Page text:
As Supplementary Documentation to the MOR Required by Bankruptcy Courts
The U.S. Department of Justice requires individuals or individuals with sole-proprietorships that formally filed bankruptcy status under Chapter 11 of the Bankruptcy Laws, to submit reports of their monthly operating expenses. Said reports should be submitted on or before the 20th of the following month to the bankruptcy court that monitors their financial activities.
It is important that the information contained therein are based on the balances appearing on the debtor’s actual records and not based on information appearing in bank statements.
The Chapter 11-debtor who does not operate any business is required to submit a Summary of Cash Receipts and Disbursements and a Schedule of Household Cash Receipts and Cash Disbursement, for the court’s evaluation purposes.
However, if the Chapter 11-debtor is operating a business, the said individual has to submit the additional schedule of cash receipts from the single-proprietorship business. (Images of examples are from the U.S. Department of Justice - find the link in the Reference section below).
Under the Chapter 11 ruling, a debtor may to seek protection from the bankruptcy courts to remain in possession of his assets, as he tries to reorganize his or her finances or business. If approved, the debtor is classified as a “debtor-in-possession", which stands in contrast to a debtor who does not qualify. As a consequence, the latter loses ownership of his or her assets since the court will issue an order for the assets' disposal or sale, as a means to satisfy the obligations owed by the debtor to his creditors.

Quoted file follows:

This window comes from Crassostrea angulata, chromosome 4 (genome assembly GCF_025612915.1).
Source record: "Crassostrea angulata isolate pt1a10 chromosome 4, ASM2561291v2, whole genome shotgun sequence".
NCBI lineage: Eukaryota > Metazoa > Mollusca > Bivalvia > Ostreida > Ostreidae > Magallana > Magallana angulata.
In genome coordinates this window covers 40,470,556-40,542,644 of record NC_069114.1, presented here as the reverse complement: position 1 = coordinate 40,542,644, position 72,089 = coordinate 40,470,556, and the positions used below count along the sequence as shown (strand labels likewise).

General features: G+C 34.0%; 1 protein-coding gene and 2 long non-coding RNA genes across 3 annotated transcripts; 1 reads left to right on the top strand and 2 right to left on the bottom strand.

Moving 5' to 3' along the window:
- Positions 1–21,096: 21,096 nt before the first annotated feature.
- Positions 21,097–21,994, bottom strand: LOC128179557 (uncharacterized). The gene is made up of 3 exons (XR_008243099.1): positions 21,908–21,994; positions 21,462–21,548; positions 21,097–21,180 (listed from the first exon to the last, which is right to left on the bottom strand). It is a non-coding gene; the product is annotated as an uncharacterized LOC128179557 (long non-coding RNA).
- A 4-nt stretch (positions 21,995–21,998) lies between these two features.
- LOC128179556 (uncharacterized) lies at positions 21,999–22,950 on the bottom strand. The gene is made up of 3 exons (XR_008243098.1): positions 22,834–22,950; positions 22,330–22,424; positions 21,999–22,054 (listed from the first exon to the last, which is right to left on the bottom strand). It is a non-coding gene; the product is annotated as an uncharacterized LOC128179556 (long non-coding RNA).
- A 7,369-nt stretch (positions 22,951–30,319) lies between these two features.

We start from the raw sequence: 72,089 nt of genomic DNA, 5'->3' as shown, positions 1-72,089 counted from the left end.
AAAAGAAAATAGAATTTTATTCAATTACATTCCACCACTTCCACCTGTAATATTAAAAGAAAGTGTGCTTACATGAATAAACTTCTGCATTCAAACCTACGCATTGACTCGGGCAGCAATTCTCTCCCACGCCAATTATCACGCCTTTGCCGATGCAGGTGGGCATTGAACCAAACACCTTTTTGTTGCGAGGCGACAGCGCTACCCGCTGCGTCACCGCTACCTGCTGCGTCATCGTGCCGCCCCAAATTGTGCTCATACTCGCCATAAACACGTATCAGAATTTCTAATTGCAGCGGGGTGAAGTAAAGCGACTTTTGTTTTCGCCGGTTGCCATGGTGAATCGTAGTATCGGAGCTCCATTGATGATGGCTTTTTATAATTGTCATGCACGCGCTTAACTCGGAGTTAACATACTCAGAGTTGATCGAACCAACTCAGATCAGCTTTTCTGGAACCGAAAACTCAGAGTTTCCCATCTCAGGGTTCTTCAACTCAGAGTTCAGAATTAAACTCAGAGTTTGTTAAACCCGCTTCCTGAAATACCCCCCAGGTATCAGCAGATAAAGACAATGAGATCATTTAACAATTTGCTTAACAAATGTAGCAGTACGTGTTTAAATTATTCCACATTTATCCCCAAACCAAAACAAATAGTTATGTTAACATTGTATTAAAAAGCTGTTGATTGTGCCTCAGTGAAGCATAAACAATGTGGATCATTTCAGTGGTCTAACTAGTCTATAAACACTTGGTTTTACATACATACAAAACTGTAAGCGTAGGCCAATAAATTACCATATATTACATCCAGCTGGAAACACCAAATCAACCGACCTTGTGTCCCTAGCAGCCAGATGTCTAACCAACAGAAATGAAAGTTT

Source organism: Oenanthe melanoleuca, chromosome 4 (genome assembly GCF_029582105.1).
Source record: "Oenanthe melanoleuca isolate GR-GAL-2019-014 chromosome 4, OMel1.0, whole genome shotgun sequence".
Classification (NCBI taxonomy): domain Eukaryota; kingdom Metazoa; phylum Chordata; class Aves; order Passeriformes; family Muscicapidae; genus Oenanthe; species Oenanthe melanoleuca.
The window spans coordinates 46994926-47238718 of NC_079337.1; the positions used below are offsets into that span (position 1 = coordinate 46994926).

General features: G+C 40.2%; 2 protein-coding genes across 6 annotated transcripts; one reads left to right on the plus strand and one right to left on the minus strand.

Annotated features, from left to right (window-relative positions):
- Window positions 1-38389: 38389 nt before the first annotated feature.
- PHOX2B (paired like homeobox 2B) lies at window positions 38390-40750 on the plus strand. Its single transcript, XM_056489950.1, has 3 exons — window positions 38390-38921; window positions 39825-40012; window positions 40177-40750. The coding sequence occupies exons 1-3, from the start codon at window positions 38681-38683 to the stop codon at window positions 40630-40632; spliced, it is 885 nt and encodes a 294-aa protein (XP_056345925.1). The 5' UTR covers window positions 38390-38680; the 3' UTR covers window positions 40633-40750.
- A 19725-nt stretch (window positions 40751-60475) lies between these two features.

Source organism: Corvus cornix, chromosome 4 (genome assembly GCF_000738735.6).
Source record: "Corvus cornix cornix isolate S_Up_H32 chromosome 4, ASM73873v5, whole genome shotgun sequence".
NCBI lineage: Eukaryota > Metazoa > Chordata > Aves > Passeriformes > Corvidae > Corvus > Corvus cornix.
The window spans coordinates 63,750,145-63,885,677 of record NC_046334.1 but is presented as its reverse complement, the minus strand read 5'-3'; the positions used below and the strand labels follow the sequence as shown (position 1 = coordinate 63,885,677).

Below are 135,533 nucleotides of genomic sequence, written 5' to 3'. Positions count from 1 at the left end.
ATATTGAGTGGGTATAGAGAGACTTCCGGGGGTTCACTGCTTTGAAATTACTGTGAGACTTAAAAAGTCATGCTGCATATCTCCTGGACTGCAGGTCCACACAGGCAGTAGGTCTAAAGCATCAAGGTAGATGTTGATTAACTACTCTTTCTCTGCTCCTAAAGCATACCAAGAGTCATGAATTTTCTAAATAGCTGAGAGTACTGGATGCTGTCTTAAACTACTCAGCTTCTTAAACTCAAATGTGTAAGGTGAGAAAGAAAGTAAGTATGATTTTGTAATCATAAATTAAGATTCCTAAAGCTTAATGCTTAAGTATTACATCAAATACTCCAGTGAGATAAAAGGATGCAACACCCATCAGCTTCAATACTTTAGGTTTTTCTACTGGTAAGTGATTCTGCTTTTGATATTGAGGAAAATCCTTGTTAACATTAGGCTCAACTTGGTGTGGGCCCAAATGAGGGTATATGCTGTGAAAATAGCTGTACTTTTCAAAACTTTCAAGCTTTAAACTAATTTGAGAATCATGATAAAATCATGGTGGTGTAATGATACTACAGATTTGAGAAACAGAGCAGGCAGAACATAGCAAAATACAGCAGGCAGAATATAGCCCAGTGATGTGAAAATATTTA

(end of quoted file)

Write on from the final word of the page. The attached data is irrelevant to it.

As a “debtor-in-possession", the individual will submit the prescribed forms of MOR as supported by the schedules of cash receipts and disbursements.
Understand the above uses, since today's current computerization technology has an abundance of capabilities in terms of report generation covering the different accounting data. Based on the examples and explanations above, a business owner can easily make his or her own analysis by creating schedules and summaries of how different business transactions are being handled.